2
Regulatory Overview

INTRODUCTION

In 1977, Congress amended the Clean Air Act (CAA) to include a pair of programs that together are known as New Source Review (NSR). These programs set out requirements that must be met before a large “stationary source” (source with a fixed location) of pollution may be constructed or modified. One of these programs, known as Prevention of Significant Deterioration (PSD), applies to the construction or modification of any “major emitting facility”1 in “attainment areas”—those classified as attaining the National Ambient Air Quality Standards (NAAQS) established by the U.S. Environmental Protection Agency (EPA) (CAA § 165(a), 42 USC § 7465(a)). The other, commonly called Part D New Source Review (Part D NSR), applies to construction or modification of “major stationary sources” (not the same as a major emitting facility) in “nonat-

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If a source is in one of 28 named categories, it is a major emitting facility if its “potential to emit” any regulated air pollutant is 100 tons per year or more. Otherwise, the source is covered if its potential to emit is 250 tons per year or more (CAA § 169(1), 42 USC § 7479(1)). Potential to emit generally represents the source’s emissions if operated at maximum design capacity. A source may reduce its potential to emit by agreeing to a legally binding limit on its emissions (40 CFR § 51.166(b)(4)). If the source agrees to a limit that reduces its potential to emit below the coverage thresholds, it is no longer a major emitting facility and therefore is exempt from the program.



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Interim Report of the Committee on Changes in New Source Review Programs for Stationary Sources of Air Pollutants 2 Regulatory Overview INTRODUCTION In 1977, Congress amended the Clean Air Act (CAA) to include a pair of programs that together are known as New Source Review (NSR). These programs set out requirements that must be met before a large “stationary source” (source with a fixed location) of pollution may be constructed or modified. One of these programs, known as Prevention of Significant Deterioration (PSD), applies to the construction or modification of any “major emitting facility”1 in “attainment areas”—those classified as attaining the National Ambient Air Quality Standards (NAAQS) established by the U.S. Environmental Protection Agency (EPA) (CAA § 165(a), 42 USC § 7465(a)). The other, commonly called Part D New Source Review (Part D NSR), applies to construction or modification of “major stationary sources” (not the same as a major emitting facility) in “nonat- 1   If a source is in one of 28 named categories, it is a major emitting facility if its “potential to emit” any regulated air pollutant is 100 tons per year or more. Otherwise, the source is covered if its potential to emit is 250 tons per year or more (CAA § 169(1), 42 USC § 7479(1)). Potential to emit generally represents the source’s emissions if operated at maximum design capacity. A source may reduce its potential to emit by agreeing to a legally binding limit on its emissions (40 CFR § 51.166(b)(4)). If the source agrees to a limit that reduces its potential to emit below the coverage thresholds, it is no longer a major emitting facility and therefore is exempt from the program.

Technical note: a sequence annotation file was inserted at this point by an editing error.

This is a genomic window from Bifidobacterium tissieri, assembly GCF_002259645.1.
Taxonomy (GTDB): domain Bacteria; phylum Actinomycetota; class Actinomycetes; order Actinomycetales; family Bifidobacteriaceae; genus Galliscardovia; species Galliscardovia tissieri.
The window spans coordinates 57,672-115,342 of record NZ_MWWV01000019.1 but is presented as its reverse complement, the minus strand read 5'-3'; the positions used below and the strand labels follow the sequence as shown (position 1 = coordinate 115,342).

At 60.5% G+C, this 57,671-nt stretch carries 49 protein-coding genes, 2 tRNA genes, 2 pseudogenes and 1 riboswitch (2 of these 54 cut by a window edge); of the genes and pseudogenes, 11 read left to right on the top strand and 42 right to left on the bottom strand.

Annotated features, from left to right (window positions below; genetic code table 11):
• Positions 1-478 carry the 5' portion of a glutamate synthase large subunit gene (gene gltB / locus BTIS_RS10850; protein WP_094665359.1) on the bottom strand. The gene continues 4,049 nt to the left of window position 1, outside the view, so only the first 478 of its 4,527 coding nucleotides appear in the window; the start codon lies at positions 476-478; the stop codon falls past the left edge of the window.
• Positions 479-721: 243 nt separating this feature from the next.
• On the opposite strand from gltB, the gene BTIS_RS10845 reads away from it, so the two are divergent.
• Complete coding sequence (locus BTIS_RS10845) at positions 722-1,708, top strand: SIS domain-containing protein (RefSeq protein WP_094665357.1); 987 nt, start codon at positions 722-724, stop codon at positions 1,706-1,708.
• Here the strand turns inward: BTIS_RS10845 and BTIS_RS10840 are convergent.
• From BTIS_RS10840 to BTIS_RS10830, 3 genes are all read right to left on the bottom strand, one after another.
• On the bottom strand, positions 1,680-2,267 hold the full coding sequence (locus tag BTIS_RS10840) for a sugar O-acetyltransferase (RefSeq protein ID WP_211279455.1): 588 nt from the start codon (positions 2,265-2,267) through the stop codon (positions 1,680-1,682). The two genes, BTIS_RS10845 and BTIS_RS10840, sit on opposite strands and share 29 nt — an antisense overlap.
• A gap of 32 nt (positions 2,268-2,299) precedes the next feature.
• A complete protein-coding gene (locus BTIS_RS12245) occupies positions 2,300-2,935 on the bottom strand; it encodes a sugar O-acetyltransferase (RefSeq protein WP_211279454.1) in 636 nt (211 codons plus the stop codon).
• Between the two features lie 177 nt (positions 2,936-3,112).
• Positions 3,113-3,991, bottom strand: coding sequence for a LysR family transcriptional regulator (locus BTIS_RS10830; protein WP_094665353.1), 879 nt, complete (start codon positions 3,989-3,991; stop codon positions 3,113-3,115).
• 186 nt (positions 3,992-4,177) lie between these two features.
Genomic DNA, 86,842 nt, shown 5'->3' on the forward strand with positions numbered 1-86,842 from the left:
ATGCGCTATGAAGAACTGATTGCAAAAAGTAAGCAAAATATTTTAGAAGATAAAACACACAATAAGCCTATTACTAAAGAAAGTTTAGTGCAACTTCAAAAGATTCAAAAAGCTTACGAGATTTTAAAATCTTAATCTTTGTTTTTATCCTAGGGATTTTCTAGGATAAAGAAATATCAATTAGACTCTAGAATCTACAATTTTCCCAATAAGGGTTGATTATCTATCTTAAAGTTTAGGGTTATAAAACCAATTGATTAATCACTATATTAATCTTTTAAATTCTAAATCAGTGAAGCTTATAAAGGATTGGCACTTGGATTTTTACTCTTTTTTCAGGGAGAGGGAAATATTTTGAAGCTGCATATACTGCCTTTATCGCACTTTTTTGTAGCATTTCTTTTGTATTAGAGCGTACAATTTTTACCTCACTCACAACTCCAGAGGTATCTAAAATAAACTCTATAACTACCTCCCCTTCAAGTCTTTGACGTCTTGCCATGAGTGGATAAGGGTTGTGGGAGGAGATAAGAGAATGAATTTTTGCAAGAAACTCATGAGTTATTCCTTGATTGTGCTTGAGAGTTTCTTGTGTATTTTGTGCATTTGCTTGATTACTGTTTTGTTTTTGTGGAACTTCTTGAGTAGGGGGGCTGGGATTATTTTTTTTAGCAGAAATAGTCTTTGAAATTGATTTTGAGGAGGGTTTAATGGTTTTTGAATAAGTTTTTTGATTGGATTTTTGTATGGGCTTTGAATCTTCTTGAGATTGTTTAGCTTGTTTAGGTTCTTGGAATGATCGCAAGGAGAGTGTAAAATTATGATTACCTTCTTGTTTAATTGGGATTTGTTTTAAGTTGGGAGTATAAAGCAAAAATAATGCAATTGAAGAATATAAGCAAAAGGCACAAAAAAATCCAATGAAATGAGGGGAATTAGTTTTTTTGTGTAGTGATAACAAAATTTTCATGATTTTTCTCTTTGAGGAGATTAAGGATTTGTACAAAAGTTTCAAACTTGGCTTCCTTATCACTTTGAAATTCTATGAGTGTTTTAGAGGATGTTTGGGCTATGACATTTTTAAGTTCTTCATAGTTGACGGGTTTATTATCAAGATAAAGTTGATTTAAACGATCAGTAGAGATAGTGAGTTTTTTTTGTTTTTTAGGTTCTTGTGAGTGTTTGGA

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Interim Report of the Committee on Changes in New Source Review Programs for Stationary Sources of Air Pollutants tainment areas”—those classified as not meeting the NAAQS2 (CAA § 172(b)(5), 42 USC § 7502 (b)(5)). An overview of both NSR programs is provided later in this chapter. NSR covers modifications of existing sources as well as construction of new sources. The CAA defines a modification as “any physical change, or change in the method of operation of a stationary source” that significantly increases the emissions of air pollution from the source (CAA §111(a)(4), 42 USC § 7411(a)(4)).3 This definition explicitly applies to both the PSD (CAA §169(2)(C), 42 USC § 7479(2)(C)) and Part D NSR (CAA § 171(4), 42 USC § 7501(4)) programs. EPA regulations governing NSR (40 CFR 51.166 and 40 CFR 52.21)4 elaborate on the statutory definition of a modification. In 2002 and 2003, EPA altered those regulations. The first of those revisions, published December 31, 2002 (67 Fed. Reg. 80186 [2002]), altered the rules in five ways: Nonutility sources may now calculate annual emissions before the physical change by averaging annual emissions in any 24-month period within the 10 years before the change. This average must be reduced to reflect any tightening of the source’s emission limit since that 24-month period. The previous rules had required those sources to average their annual emissions over the past 2 years 2   The NAAQS specify the maximum allowable concentrations of criteria pollutants in ambient air that are protective of public health and welfare. The six criteria pollutants are carbon monoxide, lead, nitrogen dioxide, ozone, particulate matter, and sulfur dioxide. Pollutants for which there are NAAQS are known as criteria pollutants because EPA prepares “criteria documents” describing the sources and effect of these pollutants. 3   As discussed below, EPA, with court approval, has exempted nonsignificant increases from NSR. EPA requires that, in judging whether a significant increase would occur, all other contemporaneous increases and decreases be considered; hence, the determination of whether there is a significant increase is done on a “net basis.” 4   Section 51.166 sets out the requirements that states must meet to have PSD programs approved as part of their state implementation plan. Section 52.21 specifies the elements of an EPA-run program in a state without an approved PSD program in its state implementation plan. The two sections are nearly identical, and so, for convenience, citations are to 51.166 only.